Overall, half of the participants showed evidence of impairment on neuropsychological tests. About one-third (30%) were classified as having severe impairment, including 11% with deficits affecting activities of daily living. The researchers concluded that despite sustained response to ART, neurocognitive disorders -- especially of the subcortical type -- occur more frequently in older HIV positive people compared with the general aging population, and that they tend to be underdiagnosed.
In another CROI presentation, Beau Ances and colleagues described findings from an analysis that used functional magnetic resonance imaging (MRI) to assess cerebral blood flow in 26 HIV positive patients (mean age 39 years, about 60% on ART, median current CD4 count 486 cells/mm3, median CD4 nadir 278 cells/mm3) and 25 HIV negative participants at rest and as they performed cognitive tasks.
Both HIV infection and older age were associated with reduced cerebral blood flow, an indicator of impaired neurological function. ART-treated HIV positive individuals aged 50 or older showed MRI patterns similar to those of HIV negative people 10 years older at rest, and 15-20 years older during mental activity. Untreated people with HIV had even greater functional impairment, but this was not correlated with age. The researchers suggested that these differences might reflect HIV-related systemic changes in inflammation, coagulation, and oxidative stress that persist despite ART.
Metabolic Risk Factors
The recognized link between metabolic abnormalities and Alzheimer's disease and other forms of dementia in the general population suggests that these same factors may contribute to HIVrelated neurocognitive impairment.
In the January 1, 2006, Journal of Acquired Immune Deficiency Syndromes, Victor Valcour and colleagues reported a significant association between insulin resistance and impaired cognitive performance -- both MCMD and HAD -- among 145 participants in the Hawaii Aging with HIV Cohort. "Metabolic dysfunction may contribute to the multifactorial pathogenesis of cognitive impairment in the era of HAART," they concluded.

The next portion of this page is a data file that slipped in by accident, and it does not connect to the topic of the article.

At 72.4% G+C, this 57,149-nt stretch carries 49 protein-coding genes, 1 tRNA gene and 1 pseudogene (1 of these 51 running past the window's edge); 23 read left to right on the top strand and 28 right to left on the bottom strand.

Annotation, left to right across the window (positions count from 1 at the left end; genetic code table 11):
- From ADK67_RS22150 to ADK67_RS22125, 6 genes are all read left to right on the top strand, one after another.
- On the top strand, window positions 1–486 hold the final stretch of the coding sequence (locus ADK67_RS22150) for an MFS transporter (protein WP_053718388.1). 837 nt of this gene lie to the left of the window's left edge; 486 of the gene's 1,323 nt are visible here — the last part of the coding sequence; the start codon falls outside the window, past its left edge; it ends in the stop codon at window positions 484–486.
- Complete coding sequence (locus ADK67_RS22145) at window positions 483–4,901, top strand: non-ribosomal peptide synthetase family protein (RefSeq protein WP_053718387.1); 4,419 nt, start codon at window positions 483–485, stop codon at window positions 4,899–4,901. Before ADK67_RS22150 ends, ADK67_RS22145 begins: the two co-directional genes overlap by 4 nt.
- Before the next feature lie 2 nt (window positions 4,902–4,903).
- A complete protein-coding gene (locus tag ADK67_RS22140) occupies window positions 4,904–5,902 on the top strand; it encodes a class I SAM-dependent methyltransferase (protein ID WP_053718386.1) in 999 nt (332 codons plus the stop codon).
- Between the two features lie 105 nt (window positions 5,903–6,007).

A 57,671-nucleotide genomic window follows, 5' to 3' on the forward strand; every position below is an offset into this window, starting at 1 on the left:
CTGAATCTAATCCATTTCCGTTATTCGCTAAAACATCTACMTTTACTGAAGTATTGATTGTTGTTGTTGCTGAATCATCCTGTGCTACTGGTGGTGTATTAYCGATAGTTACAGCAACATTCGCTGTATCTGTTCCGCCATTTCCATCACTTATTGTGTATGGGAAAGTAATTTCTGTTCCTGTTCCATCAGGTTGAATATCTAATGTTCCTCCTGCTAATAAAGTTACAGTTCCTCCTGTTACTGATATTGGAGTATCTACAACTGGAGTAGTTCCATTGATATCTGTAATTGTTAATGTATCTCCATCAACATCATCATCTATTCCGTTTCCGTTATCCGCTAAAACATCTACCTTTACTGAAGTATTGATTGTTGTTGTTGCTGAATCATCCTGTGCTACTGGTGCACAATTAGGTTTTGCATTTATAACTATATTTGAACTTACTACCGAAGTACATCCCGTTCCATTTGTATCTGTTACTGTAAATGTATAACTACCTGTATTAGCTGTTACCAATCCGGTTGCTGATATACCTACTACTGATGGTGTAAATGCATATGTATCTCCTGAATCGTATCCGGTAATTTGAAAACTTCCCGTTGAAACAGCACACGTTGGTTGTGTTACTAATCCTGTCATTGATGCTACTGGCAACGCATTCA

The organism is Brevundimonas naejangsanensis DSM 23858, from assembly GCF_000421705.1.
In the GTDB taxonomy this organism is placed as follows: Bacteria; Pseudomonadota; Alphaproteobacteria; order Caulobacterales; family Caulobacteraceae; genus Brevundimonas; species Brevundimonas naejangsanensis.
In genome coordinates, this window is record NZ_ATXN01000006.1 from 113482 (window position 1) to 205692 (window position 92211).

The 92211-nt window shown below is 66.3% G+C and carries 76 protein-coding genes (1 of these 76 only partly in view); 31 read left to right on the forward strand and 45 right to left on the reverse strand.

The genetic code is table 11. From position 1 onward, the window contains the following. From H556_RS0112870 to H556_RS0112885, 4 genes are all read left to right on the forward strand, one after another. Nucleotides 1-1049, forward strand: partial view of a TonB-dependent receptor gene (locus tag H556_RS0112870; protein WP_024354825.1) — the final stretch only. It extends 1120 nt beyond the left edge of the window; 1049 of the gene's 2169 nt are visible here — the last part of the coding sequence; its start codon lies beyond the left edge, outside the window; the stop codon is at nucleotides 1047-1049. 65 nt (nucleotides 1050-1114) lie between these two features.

More recently, Allen McCutchan and colleagues presented findings from a metabolic substudy of CHARTER in a poster at CROI. In a cross-sectional analysis, the investigators looked at the link between laboratory markers and neuropsychological test performance among 145 HIV positive participants (average age 46 years) with available fasting blood samples.
Overall, 37% had some degree of neurocognitive impairment. In a multivariate analysis, impaired participants had a significantly larger waist circumference and were more likely to have type 2 diabetes (but not insulin resistance). Differences in blood cholesterol and triglyceride levels did not reach statistical significance. Based on these findings, the researchers concluded that "Weight reduction and [antiretroviral] drugs that are less likely to induce metabolic syndrome and diabetes might help to protect the brain."
In various studies, rates of both metabolic abnormalities and neurological impairment were high, but this correlation does not necessarily imply that the former causes the latter. In the Sigma cohort, for example, about 70% had various metabolic risk factors, including diabetes (27%), high blood pressure (49%), and abnormal blood lipid levels (43%). But the association between neurocognitive impairment and metabolic problems was not statistically significant after controlling for potential confounding factors.
Further studies are needed to tease out the complex interrelationships among chronic HIV infection, antiretroviral drug toxicities, metabolic abnormalities, systemic inflammation, and serious non-AIDS-defining conditions, including neurocognitive disorders.
HIV Viral Factors
Characteristics of the virus itself also appear to influence the development of HIV-related neurocognitive impairment. Typically, HIV uses one of two coreceptors, CCR5 or CXCR4, along with the CD4 cell surface receptor to enter cells. In the brain, the primary targets of HIV -- monocytes, macrophages, and microglia -- lack the CD4 receptor.